In a world where social media is not just a way of sharing but also of connecting Instagram’s recent announcement of an Instagram Kids app seemingly hit into an almost certain need, but today the plans are in tatters after critics of the plan pushed Instagram to “pause” their work on “Instagram Kids”
The plan for Instagram Kids was to have a platform for 10-12 year olds who are not technically eligible for an Instagram account to have a place to share and connect, but with parental controls at the core.
Most parents of young kids will be well aware of Instagram’s parent company Facebook’s app for kids called Messenger Kids – this messaging platform is one of the most robust parentally controlled apps available today, so the idea of an Instagram like app for photo sharing with similar controls seemed logical.
Logical, because the alternative is kids who fake their age and sign up to Instagram anyway.
The fact is most parents are giving their kids smartphones at the age of 11 or 12, many more even earlier, so rather than having kids going around the rules, or behind the backs of parents, you create something that’s “allowed” and can be managed.
Head of Instagram Adam Mosseri says “Critics of “Instagram Kids” will see this as an acknowledgement that the project is a bad idea. That’s not the case. The reality is that kids are already online, and we believe that developing age-appropriate experiences designed specifically for them is far better for parents than where we are today.
We’re not the only company to think so. Our peers recognized these issues and built experiences for kids. YouTube and TikTok have versions of their app for those under 13. “
His passion for the project is clear, saying “Our intention is not for this version to be the same as Instagram today. It was never meant for younger kids, but for tweens (aged 10-12). It will require parental permission to join, it won’t have ads, and it will have age-appropriate content and features. Parents can supervise the time their children spend on the app and oversee who can message them, who can follow them and who they can follow. The list goes on.“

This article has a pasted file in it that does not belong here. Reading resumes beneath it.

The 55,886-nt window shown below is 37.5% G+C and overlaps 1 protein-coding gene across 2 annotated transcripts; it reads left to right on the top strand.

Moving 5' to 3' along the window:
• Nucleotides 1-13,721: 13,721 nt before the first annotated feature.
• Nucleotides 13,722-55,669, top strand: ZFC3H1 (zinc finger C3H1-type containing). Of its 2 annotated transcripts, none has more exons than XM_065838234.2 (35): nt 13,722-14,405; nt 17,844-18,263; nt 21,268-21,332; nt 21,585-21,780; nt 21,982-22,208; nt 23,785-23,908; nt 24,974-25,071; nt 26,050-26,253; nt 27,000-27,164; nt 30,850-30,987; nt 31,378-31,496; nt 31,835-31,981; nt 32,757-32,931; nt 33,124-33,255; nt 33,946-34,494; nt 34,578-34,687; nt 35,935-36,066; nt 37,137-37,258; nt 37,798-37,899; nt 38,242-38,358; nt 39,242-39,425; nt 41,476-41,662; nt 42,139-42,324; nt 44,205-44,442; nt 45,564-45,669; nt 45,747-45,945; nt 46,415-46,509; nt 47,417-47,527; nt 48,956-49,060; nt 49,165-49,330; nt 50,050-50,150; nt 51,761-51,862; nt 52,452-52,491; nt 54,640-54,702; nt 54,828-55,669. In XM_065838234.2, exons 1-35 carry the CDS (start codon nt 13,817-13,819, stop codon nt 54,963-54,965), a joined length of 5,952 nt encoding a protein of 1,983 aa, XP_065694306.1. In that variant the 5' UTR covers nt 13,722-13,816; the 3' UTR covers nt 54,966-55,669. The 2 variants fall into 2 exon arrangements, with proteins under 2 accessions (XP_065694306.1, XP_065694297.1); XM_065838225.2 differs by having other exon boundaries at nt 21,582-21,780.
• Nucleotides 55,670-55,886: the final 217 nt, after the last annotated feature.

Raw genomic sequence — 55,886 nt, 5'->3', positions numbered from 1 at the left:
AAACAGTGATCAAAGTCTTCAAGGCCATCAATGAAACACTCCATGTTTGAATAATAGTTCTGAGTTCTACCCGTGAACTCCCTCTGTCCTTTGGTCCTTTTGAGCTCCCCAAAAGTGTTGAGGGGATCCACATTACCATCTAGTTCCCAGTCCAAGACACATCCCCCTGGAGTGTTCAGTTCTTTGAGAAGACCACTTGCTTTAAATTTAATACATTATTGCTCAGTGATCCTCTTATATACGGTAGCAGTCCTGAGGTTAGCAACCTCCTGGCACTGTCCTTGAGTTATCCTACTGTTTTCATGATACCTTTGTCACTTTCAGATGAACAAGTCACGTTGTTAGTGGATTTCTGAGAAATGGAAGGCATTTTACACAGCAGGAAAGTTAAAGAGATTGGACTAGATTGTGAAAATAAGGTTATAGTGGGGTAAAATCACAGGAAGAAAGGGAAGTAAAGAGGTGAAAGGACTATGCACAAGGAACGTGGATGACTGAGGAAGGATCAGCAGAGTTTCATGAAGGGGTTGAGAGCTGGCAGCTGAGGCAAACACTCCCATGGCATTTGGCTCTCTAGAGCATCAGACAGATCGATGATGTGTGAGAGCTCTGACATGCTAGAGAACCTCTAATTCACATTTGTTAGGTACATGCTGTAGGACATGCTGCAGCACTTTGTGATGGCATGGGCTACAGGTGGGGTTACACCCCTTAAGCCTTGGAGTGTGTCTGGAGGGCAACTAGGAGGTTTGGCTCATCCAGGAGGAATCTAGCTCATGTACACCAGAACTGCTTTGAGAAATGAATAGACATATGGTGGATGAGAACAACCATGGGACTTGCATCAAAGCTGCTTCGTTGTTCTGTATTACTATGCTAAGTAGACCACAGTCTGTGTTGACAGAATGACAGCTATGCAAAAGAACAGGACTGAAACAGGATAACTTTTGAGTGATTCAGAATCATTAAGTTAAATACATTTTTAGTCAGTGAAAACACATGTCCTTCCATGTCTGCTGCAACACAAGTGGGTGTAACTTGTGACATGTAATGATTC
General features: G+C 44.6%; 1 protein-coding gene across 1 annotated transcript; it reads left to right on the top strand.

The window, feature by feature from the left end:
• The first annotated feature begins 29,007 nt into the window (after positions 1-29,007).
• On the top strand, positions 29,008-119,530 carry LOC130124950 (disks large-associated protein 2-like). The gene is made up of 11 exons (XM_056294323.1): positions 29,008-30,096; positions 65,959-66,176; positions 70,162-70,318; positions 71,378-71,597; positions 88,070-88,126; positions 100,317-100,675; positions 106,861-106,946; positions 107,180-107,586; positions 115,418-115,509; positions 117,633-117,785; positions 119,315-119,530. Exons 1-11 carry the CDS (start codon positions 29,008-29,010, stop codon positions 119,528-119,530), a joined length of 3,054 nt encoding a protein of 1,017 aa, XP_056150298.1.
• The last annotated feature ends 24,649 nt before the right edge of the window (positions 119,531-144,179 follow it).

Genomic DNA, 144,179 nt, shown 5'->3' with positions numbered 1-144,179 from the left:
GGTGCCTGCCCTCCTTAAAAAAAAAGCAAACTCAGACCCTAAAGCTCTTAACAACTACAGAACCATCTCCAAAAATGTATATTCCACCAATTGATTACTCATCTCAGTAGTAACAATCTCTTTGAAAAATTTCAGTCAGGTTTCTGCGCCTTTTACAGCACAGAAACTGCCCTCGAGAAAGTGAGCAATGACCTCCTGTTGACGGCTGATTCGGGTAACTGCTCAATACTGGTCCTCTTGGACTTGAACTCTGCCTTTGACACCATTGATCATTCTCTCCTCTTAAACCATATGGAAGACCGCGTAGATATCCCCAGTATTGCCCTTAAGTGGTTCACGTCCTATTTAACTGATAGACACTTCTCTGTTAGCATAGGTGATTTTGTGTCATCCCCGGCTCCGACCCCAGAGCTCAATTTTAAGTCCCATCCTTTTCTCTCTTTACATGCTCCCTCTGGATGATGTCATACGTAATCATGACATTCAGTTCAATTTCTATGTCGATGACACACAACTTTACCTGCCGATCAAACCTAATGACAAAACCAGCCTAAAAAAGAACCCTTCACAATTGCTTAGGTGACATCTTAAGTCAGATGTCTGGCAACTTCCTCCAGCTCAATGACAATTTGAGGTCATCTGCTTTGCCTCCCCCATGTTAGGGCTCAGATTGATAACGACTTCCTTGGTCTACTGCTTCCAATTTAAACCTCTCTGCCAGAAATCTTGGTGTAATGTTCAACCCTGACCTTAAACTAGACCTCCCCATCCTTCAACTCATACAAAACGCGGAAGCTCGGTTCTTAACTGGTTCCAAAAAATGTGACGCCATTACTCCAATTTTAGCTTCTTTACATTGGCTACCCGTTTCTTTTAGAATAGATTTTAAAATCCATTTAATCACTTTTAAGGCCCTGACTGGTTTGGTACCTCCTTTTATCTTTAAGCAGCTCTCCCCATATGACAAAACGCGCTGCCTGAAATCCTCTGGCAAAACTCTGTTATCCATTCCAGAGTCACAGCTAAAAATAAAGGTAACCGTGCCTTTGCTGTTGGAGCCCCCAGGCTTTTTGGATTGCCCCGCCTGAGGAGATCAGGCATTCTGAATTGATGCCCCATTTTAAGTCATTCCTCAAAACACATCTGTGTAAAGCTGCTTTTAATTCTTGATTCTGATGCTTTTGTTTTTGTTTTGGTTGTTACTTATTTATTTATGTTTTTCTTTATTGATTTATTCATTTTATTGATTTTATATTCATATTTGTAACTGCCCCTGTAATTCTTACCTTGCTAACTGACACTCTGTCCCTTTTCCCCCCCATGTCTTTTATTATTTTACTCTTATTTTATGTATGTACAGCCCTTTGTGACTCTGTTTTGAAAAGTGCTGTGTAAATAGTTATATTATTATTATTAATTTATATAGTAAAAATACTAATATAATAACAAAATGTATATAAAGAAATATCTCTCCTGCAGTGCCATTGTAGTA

Personally, I think the most telling feelings of the Instagram boss were in his retweeting of this tweet earlier today:
And it’s spot on. Parents are the ones who control what happens here. My son hated that we didn’t allow Instagram until he was 13, but we held out. And made him sign a digital contract when we let him on.
Our youngest are using Facebook Messenger Kids almost daily, it’s fantastic.
Parents simply can’t hand over phones to a 10 year old and expect all will be well. Constant conversations and questions about what’s being seen or shared is the key here.
So having an app that armed parents with some of those tools would be welcome by many.
This about-face by Instagram seems spurred on by Wall Street Journal reporting about the effect of Instagram and social media on teens, particularly girls, and that’s utterly worrying – to any parent.
But I actually think we’ve missed out here on an app that would have helped slowly solve the problem, at least in a small way.
Every app can be better, and social media apps need to be way better. But they aren’t the sole problem here.
Will be interesting to see if or how Instagram gets the critics to understand their vision.
Personally, as a parent, I would have liked to see what they had to offer, and be able to slowly introduce my younger children to it, before perhaps allowing them to “graduate” to the full blown Instagram when appropriate.